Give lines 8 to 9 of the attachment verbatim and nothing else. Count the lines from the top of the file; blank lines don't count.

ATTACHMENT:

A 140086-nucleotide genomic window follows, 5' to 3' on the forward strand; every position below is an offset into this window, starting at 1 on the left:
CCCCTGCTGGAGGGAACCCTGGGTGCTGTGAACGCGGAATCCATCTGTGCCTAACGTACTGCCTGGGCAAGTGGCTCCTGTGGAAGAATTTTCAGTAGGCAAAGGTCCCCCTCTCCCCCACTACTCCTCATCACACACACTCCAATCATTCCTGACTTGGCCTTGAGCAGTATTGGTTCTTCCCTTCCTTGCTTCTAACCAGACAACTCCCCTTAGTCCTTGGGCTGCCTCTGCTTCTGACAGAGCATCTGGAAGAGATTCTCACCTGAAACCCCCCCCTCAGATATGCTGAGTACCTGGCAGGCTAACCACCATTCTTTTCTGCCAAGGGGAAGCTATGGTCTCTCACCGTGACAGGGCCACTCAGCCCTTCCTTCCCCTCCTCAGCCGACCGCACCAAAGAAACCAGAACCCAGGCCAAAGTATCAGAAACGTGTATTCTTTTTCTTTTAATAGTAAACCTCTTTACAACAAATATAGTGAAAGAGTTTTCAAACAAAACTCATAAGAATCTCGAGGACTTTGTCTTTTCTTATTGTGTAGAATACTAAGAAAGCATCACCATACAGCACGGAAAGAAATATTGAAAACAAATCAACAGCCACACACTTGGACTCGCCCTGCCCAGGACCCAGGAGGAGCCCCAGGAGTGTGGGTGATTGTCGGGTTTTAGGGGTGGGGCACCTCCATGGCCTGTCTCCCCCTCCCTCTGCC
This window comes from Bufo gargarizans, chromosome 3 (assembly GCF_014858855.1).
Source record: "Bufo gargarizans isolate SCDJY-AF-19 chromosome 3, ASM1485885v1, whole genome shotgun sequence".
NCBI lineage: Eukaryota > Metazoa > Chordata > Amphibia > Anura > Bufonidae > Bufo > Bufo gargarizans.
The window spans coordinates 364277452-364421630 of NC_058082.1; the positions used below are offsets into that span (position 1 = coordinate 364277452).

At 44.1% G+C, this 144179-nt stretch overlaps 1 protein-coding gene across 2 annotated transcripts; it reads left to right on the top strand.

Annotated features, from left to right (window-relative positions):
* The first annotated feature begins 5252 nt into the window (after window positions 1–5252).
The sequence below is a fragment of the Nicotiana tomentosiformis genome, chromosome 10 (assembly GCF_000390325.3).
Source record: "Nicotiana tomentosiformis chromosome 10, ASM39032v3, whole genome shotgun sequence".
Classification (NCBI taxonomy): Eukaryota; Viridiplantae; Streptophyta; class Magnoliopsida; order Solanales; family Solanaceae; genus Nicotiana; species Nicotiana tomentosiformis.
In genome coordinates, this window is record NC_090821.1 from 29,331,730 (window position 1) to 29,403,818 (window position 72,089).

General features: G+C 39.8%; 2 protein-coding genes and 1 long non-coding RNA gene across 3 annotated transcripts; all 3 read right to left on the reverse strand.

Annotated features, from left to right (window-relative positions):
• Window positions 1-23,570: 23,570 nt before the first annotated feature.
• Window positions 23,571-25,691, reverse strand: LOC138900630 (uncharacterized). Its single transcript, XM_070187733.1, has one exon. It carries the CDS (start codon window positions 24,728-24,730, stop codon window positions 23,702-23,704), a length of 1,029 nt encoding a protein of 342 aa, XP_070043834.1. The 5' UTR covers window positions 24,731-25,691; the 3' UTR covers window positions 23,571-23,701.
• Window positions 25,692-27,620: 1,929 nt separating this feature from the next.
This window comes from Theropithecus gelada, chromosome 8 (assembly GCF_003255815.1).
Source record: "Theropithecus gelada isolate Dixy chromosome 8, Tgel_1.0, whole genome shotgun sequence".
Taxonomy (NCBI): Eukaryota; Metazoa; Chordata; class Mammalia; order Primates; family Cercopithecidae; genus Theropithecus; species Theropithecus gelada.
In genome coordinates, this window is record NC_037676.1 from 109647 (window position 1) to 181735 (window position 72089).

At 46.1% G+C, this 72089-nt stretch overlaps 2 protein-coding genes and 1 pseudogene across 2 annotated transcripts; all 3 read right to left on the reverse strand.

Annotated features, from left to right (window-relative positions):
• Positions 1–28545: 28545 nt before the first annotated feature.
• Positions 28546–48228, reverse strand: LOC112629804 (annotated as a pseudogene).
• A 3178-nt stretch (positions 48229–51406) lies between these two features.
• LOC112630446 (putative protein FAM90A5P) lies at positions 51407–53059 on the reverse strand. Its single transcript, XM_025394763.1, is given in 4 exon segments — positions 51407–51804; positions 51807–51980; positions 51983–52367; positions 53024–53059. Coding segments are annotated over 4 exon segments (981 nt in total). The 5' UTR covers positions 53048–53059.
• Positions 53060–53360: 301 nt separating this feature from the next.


Annotated features, from left to right (window-relative positions):
* The first annotated feature begins 5252 nt into the window (after window positions 1–5252).